Return to the CSK Award for Poetry Month

The Coretta Scott King Award has honored many poetry books, both for the poems themselves and for their beautiful illustrations.  Here are a few your library staff have enjoyed:

Ashley Bryan’s ABC of African American Poetry
  by Ashley Bryan
1998 Illustrator Honor Book

Ashley Bryan has selected and illustrated a wide sample of works by African American poets in this colorful book.

The selections range from short poems repeated in full to excerpts from longer works.  The style and the tone of the poems change from page to page.

Topics range from animals, such as Countee Cullen’s well-known “First Came L. E. Phant’s Letter,” to heroes such as “Harriet Tubman” by Eloise Greenfield, to imaginative topics, to everyday people.  Several are about being Black, or reflect elements of African American culture.

Not all of the poets represented are known for writing for children, but all the pieces here feature subjects or imagery that children (at least older children) will be able to understand.

Ashley Bryan states in the foreword that the book is “not so much to teach the alphabet to the very young,” and the design would confuse young children (The elephant poem mentioned above illustrates the letter D, not E, because the first two words in the accompanying poem are “Dear Noah”).

As an introduction to African American poets, the book succeeds beautifully.  Bryant’s unique painting style unifies what might otherwise seem like too miscellaneous a collection.

The selected poems are just enough to give readers a taste of several excellent writers.  For readers who find their appetites whet, notes at the end of the book explain which poems appear in full and which are fragments, and give a bibliography where readers can find more.  -Miss Sarah

The Blacker the Berry: Poems
 by Joyce Carol Thomas, illustrated by Floyd Cooper
2009 Illustrator Award Winner and Author Honor Book

There are wonderful illustrations.  The poems refer to colors which Joyce Carol Thomas uses to celebrate the many shades of black.  -Miss Ashley

Brown Honey in Broomwheat Tea
Brown Honey in Broomwheat Tea
by Joyce Carol Thomas, illustrated by Floyd Cooper
1994 Coretta Scott King Honor for author and illustrator 

Ms. Thomas has a collection of poems which focuses on family and heritage.  My favorite poem in the book was “Family Tree.”  -Miss Ashley
This is a poetry book filled with poems about family life filled with
love, dreams of the future and freedom.  -Mrs. Cathy

The Other Side: Shorter Poems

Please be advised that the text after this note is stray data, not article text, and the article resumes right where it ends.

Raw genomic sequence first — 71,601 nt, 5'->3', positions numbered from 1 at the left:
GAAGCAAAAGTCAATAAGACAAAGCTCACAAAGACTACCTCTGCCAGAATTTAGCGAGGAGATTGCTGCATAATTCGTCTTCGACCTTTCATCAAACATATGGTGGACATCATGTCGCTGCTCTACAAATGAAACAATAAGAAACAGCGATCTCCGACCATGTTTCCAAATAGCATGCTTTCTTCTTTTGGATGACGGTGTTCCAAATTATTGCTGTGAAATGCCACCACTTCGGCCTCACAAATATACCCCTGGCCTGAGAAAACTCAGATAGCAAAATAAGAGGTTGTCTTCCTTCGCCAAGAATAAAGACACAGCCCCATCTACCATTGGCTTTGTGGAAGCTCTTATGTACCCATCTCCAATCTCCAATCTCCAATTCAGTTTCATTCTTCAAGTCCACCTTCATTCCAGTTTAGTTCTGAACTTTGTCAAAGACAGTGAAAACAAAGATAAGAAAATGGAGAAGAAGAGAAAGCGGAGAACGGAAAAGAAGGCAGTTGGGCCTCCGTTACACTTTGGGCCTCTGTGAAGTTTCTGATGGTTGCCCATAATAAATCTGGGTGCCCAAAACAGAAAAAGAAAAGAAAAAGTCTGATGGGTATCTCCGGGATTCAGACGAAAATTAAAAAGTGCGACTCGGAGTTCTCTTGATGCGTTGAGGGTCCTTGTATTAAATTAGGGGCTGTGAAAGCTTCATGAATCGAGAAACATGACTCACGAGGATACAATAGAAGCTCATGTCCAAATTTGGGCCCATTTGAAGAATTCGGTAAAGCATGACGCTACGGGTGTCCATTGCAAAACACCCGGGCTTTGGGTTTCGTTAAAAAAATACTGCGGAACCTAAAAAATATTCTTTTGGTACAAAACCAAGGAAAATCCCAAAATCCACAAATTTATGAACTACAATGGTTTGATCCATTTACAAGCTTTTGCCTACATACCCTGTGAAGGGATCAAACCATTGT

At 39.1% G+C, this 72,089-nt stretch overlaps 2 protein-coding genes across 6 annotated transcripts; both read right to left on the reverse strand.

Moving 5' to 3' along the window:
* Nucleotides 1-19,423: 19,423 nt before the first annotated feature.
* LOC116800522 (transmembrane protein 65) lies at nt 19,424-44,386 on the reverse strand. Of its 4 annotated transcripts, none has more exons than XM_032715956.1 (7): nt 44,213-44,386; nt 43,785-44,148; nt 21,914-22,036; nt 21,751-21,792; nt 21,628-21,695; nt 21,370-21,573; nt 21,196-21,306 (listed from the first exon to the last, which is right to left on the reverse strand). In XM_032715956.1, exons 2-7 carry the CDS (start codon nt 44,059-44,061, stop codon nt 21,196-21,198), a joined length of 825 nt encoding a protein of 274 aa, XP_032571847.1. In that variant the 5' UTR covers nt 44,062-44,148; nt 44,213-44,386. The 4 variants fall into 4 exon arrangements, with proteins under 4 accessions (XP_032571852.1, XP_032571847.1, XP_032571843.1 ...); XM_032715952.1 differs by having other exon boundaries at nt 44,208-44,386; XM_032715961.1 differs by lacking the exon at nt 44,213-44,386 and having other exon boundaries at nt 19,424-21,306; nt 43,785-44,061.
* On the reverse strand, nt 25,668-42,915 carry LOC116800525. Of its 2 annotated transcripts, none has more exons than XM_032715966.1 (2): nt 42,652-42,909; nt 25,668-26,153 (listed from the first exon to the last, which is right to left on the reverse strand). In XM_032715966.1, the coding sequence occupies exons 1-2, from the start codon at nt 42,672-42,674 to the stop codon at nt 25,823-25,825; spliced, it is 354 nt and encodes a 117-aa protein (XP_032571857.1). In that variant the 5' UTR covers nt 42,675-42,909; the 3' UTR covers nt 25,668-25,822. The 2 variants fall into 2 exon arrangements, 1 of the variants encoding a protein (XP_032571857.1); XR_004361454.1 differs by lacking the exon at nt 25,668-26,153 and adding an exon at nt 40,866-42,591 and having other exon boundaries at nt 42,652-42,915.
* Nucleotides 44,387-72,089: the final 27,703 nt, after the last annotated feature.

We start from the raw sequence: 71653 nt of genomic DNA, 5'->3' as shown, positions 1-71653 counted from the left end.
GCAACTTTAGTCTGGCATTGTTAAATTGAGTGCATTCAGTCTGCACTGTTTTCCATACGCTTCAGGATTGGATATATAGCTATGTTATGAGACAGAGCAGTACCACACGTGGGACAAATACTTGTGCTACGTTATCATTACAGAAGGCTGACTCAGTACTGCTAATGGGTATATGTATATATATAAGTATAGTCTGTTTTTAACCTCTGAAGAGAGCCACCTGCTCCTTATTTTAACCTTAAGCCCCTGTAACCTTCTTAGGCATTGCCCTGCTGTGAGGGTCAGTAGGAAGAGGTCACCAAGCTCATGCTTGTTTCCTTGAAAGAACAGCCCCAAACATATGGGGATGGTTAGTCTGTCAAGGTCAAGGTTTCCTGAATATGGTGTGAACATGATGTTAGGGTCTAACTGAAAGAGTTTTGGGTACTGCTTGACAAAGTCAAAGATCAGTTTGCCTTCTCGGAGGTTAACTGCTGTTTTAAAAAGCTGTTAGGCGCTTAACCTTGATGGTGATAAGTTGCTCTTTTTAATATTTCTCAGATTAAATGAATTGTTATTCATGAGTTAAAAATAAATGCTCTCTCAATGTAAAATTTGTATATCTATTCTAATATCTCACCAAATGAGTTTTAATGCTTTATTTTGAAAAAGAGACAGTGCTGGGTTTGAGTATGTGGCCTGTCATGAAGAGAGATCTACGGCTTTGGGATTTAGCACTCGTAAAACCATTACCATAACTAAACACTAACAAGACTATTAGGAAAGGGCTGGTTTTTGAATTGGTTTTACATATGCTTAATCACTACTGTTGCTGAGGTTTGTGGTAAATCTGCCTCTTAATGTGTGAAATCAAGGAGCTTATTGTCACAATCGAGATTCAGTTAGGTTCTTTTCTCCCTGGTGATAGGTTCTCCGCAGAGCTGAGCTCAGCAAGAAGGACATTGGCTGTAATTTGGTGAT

by Angela Johnson
1999 Coretta Scott King Honor for author

On a journey back in time, Angela Johnson recounts her thoughts about growing up in Shorter, Alabama–about the people and the landscape of childhood and adolescence.  Ms. Johnson writes with a clear voice, rich in emotion, that young and old alike will understand.  Her deceptively simple poems are focused, honest, and thoughtful.

When Ms. Johnson commits her feelings to paper, the result is poetry and an invitation for young reader to do the same. -Miss Mary

The Secret Olivia Told Me
by N. Joy, illustrated by Nancy Devard
2008 Coretta Scott King Honor for illustrator

Olivia has a BIG secret.  It’s a secret that she tells only to her best friend.  Her friend promises that she won’t say a word.  But the secret is really BIG and really Juicy.

What happens when a trusted friend slips and the secret gets out?

Can you keep a secret?  In The Secret Olivia Told Me, find out just what happens when Olivia’s friend can’t.

Talkin’ About Bessie: The Story of Aviator Elizabeth Coleman
by Nikki Grimes, illustrated by E. B. Lewis
2003 Coretta Scott King Award Author Honor
2003 Coretta Scott King Award for illustrator

This fictional biography of Bessie Coleman is filled with remembrances
of people who knew her.  Many facts are given about her yearning to
make something of herself.  She was the first Negro woman to earn her
pilot’s license by going to France to study aviation.  She purchased her
first plane with the help of Coast Tires, an African American company.
Bessie wanted to open a school for other African Americans who wanted
to learn to fly.  But she didn’t see her dreams come true as she died
in a plane accident while practicing for an air show in Florida. -Mrs. Cathy

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